Kris says the way she has reacted to her cancer is the way everyone should evaluate their lives. "I think just go for it. Life is a terminal condition. We're all going to die," she says. "Cancer patients might have more information, but we all, in some ways, wait for that great permission to live."
Randy Pausch is a married father of three, a very popular professor at Carnegie Mellon University—and he is dying. He is suffering from pancreatic cancer, which he says has returned after surgery, chemotherapy and radiation. Doctors say he has only a few months to live.
In September 2007, Randy gave a final lecture to his students at Carnegie Mellon that has since been downloaded more than a million times on the Internet. "There's an academic tradition called the 'Last Lecture.' Hypothetically, if you knew you were going to die and you had one last lecture, what would you say to your students?" Randy says. "Well, for me, there's an elephant in the room. And the elephant in the room, for me, it wasn't hypothetical."
Despite the lecture's wide popularity, Randy says he really only intended his words for his three small children. "I think it's great that so many people have benefited from this lecture, but the truth of the matter is that I didn't really even give it to the 400 people at Carnegie Mellon who came. I only wrote this lecture for three people, and when they're older, they'll watch it," he says.
Randy says his speech is mostly about achieving childhood dreams—and living your life. "Any professor will tell you there's some lectures you have to pull them out of yourself, and there's some that just pour. This talk wrote itself," he says.
While Randy has known about his cancer for a year, he says he learned six or seven weeks ago that he might only have months to live. "One person says three to six months, and another one says, 'Yeah, three to six months, but only because three's in that range.' So you sort of get some shading of it," he says.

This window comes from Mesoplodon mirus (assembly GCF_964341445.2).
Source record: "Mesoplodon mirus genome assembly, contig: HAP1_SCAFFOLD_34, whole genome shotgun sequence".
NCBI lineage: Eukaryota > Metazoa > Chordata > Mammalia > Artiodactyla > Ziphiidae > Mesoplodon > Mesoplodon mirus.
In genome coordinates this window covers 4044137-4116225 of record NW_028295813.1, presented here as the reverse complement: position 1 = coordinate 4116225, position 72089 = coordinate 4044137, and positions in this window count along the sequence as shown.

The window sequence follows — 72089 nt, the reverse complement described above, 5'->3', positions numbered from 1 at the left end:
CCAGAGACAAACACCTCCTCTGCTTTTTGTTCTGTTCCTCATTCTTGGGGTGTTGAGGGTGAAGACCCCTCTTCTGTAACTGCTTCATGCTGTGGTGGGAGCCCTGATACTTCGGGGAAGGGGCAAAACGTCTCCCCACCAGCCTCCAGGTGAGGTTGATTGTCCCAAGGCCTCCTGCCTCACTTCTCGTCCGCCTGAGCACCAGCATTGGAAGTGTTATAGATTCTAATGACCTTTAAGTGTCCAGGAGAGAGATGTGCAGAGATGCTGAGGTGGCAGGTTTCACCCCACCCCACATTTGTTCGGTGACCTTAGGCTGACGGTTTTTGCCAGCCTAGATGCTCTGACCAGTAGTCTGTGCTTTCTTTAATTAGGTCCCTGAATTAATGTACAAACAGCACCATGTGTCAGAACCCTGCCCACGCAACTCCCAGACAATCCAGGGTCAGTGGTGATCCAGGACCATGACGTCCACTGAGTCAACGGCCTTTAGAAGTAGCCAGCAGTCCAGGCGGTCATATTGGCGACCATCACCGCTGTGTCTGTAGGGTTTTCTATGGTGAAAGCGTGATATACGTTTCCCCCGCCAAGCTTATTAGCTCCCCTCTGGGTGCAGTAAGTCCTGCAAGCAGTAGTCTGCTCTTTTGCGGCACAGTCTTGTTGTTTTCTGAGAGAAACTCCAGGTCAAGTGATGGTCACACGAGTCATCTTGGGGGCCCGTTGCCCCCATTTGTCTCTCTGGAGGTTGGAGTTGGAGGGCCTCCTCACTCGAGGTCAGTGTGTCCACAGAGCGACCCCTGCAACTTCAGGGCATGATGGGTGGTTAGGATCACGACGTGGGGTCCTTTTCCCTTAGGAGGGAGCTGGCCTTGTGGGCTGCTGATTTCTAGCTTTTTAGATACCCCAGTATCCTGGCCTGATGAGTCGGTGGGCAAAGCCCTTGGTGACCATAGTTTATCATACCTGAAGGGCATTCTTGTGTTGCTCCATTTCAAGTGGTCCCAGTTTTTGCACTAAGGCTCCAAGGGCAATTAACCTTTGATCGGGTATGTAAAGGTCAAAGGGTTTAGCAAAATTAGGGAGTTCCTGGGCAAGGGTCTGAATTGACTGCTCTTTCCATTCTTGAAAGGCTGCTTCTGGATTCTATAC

Randy isn't giving in to the prognosis—he is continuing his medical treatment in the hope of prolonging his life. "[Somebody said], 'You've become so famous for dying, what's going to happen if you're alive in a year or two?'" Randy says. "I said, 'Give me the problem! I'd like to work on that one.'"
Dr. Oz says it's impossible to determine precisely how long someone with a terminal illness will survive. "We also have the phenomenon of a 'no-cebo effect,'" Dr. Oz says. "Everyone knows what a placebo is, right? When people tell you stuff is going to be good and you do better than you're supposed to. When we tell you you're going to die, you cooperate."
While they obviously want to heal their patients, in many cases, Dr. Oz says the physician's role is simply to help bring a sense of calm to the family. "The fascinating thing about the medical profession is the ancient healing rite was not to save lives. We couldn't do that that well until this century. It wasn't about doing a lot more than just bringing order to the situation," he says. "I unfortunately deal with this a fair amount as a heart surgeon. A lot of times, you're just making it calm for everybody to break that chaos apart. I do get that we have to offer hope, but hope's not about having a good outcome. Hope's about making sense of it all."